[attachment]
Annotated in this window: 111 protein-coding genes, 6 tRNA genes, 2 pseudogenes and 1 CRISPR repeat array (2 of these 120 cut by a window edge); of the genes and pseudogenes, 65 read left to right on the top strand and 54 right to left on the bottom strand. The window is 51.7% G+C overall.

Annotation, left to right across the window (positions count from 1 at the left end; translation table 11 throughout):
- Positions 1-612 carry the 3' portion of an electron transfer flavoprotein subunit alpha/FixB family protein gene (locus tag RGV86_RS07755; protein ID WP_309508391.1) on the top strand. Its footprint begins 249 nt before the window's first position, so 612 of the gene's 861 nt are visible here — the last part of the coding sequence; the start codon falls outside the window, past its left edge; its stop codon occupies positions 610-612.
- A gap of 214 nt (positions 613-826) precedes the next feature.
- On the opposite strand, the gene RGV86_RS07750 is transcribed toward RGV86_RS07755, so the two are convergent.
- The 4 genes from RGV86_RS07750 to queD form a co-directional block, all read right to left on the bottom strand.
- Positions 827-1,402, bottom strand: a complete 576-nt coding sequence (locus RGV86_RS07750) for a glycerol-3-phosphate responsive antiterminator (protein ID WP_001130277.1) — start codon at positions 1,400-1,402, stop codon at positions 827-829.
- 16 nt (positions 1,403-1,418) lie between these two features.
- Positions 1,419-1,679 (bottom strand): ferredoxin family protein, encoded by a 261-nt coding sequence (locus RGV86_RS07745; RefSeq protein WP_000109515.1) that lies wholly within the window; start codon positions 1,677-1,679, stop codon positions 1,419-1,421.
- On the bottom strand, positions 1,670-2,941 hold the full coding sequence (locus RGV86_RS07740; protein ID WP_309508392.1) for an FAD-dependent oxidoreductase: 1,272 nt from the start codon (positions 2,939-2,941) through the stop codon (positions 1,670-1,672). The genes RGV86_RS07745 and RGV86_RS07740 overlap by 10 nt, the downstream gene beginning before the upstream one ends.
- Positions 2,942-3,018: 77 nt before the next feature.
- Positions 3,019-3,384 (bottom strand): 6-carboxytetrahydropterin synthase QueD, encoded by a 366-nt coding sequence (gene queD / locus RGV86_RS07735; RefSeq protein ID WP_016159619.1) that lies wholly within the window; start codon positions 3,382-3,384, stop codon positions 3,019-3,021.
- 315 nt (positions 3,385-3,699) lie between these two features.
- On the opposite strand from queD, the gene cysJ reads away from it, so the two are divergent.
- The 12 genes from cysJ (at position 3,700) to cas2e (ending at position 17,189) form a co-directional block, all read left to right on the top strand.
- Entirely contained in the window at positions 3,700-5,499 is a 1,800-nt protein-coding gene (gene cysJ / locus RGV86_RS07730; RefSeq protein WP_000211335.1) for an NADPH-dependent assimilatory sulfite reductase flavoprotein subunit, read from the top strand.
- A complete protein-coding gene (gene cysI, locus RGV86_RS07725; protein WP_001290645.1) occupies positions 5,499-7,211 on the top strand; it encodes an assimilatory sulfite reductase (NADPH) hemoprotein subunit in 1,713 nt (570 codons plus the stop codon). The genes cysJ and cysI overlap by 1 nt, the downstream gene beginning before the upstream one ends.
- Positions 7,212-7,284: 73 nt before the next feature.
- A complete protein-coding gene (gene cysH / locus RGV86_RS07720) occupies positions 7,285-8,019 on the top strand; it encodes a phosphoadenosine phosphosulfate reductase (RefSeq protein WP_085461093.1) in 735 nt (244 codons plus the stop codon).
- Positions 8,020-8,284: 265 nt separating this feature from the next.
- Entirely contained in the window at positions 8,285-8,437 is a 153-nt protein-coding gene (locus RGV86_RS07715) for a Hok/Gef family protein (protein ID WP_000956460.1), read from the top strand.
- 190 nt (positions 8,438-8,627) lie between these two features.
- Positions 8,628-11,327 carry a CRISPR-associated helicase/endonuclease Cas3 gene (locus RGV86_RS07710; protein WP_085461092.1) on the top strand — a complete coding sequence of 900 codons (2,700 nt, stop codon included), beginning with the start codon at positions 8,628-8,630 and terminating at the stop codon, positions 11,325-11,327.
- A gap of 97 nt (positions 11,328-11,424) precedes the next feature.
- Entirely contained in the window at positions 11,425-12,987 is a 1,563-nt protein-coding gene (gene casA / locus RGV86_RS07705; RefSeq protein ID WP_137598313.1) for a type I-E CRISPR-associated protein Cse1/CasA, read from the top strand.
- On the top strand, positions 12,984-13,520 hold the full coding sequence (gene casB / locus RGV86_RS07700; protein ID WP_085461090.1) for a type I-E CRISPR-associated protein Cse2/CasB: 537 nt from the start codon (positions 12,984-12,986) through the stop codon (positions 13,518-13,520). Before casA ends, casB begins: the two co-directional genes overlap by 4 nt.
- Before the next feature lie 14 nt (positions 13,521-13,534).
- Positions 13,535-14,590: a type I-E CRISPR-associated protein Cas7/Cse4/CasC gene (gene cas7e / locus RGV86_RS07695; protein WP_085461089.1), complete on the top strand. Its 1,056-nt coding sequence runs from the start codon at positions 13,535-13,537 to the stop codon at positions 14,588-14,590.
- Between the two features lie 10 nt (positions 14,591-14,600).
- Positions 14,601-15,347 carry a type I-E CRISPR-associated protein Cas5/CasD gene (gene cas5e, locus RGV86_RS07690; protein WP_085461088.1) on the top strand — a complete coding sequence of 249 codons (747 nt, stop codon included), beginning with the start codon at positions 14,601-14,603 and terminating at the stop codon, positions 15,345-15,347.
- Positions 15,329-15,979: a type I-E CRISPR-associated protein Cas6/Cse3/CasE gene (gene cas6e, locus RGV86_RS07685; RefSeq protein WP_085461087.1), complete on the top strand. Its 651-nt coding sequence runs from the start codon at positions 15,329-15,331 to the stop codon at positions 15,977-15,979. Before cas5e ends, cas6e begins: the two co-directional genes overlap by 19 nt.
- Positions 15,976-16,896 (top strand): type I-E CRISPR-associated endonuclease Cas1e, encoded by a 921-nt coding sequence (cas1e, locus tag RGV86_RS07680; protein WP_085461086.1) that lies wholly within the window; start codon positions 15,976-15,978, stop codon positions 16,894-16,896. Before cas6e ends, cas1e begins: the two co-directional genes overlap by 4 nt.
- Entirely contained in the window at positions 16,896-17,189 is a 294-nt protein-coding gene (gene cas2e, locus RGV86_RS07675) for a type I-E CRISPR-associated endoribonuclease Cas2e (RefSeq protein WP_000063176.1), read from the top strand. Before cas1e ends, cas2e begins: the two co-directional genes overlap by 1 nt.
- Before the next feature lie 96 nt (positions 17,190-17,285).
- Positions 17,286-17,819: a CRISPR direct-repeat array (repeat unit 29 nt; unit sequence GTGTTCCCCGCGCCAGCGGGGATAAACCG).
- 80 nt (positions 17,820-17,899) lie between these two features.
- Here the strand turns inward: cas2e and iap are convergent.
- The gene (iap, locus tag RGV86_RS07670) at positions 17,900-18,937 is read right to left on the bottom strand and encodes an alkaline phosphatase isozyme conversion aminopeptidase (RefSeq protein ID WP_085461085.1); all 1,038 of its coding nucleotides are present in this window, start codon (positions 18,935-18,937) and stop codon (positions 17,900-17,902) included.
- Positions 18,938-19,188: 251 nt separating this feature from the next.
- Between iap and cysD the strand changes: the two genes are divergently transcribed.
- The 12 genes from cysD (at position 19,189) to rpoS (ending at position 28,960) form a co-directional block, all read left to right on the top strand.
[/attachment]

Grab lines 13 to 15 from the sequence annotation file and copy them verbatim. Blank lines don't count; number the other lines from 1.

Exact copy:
- 315 nt (positions 3,385-3,699) lie between these two features.
- On the opposite strand from queD, the gene cysJ reads away from it, so the two are divergent.
- The 12 genes from cysJ (at position 3,700) to cas2e (ending at position 17,189) form a co-directional block, all read left to right on the top strand.